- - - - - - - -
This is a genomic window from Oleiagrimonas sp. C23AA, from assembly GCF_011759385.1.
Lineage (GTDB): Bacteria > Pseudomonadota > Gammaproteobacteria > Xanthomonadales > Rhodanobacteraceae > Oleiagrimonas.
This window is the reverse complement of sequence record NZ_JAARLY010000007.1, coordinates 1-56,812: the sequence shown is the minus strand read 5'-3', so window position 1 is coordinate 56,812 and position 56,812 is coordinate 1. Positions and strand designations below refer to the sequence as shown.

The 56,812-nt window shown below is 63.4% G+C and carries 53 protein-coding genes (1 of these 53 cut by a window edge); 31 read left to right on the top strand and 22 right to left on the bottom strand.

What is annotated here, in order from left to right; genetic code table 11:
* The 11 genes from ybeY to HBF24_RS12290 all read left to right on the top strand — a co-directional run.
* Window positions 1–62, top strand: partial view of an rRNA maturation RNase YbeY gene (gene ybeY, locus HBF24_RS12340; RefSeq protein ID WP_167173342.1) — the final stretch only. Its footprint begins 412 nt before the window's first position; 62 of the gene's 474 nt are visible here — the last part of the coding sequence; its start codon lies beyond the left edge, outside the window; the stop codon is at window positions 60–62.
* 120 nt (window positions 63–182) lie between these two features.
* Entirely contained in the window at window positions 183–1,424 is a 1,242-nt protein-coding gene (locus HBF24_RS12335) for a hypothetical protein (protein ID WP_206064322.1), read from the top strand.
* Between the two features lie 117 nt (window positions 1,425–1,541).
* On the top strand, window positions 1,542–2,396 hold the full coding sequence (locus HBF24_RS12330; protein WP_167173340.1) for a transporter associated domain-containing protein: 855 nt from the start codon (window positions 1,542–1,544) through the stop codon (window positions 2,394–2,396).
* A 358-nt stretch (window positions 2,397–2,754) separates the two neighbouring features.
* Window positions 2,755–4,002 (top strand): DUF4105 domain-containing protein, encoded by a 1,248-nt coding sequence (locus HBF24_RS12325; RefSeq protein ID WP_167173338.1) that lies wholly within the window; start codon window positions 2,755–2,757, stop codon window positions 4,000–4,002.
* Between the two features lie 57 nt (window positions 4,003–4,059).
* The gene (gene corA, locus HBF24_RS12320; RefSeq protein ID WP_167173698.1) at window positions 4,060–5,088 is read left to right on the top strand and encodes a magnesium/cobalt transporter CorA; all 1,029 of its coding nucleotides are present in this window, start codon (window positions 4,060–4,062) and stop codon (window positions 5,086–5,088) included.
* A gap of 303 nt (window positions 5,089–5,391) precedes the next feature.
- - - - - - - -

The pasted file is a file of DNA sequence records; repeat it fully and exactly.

This is a genomic window from Oleiagrimonas sp. C23AA, from assembly GCF_011759385.1.
Lineage (GTDB): Bacteria > Pseudomonadota > Gammaproteobacteria > Xanthomonadales > Rhodanobacteraceae > Oleiagrimonas.
This window is the reverse complement of sequence record NZ_JAARLY010000007.1, coordinates 1-56,812: the sequence shown is the minus strand read 5'-3', so window position 1 is coordinate 56,812 and position 56,812 is coordinate 1. Positions and strand designations below refer to the sequence as shown.

The 56,812-nt window shown below is 63.4% G+C and carries 53 protein-coding genes (1 of these 53 cut by a window edge); 31 read left to right on the top strand and 22 right to left on the bottom strand.

What is annotated here, in order from left to right; genetic code table 11:
* The 11 genes from ybeY to HBF24_RS12290 all read left to right on the top strand — a co-directional run.
* Window positions 1–62, top strand: partial view of an rRNA maturation RNase YbeY gene (gene ybeY, locus HBF24_RS12340; RefSeq protein ID WP_167173342.1) — the final stretch only. Its footprint begins 412 nt before the window's first position; 62 of the gene's 474 nt are visible here — the last part of the coding sequence; its start codon lies beyond the left edge, outside the window; the stop codon is at window positions 60–62.
* 120 nt (window positions 63–182) lie between these two features.
* Entirely contained in the window at window positions 183–1,424 is a 1,242-nt protein-coding gene (locus HBF24_RS12335) for a hypothetical protein (protein ID WP_206064322.1), read from the top strand.
* Between the two features lie 117 nt (window positions 1,425–1,541).
* On the top strand, window positions 1,542–2,396 hold the full coding sequence (locus HBF24_RS12330; protein WP_167173340.1) for a transporter associated domain-containing protein: 855 nt from the start codon (window positions 1,542–1,544) through the stop codon (window positions 2,394–2,396).
* A 358-nt stretch (window positions 2,397–2,754) separates the two neighbouring features.
* Window positions 2,755–4,002 (top strand): DUF4105 domain-containing protein, encoded by a 1,248-nt coding sequence (locus HBF24_RS12325; RefSeq protein ID WP_167173338.1) that lies wholly within the window; start codon window positions 2,755–2,757, stop codon window positions 4,000–4,002.
* Between the two features lie 57 nt (window positions 4,003–4,059).
* The gene (gene corA, locus HBF24_RS12320; RefSeq protein ID WP_167173698.1) at window positions 4,060–5,088 is read left to right on the top strand and encodes a magnesium/cobalt transporter CorA; all 1,029 of its coding nucleotides are present in this window, start codon (window positions 4,060–4,062) and stop codon (window positions 5,086–5,088) included.
* A gap of 303 nt (window positions 5,089–5,391) precedes the next feature.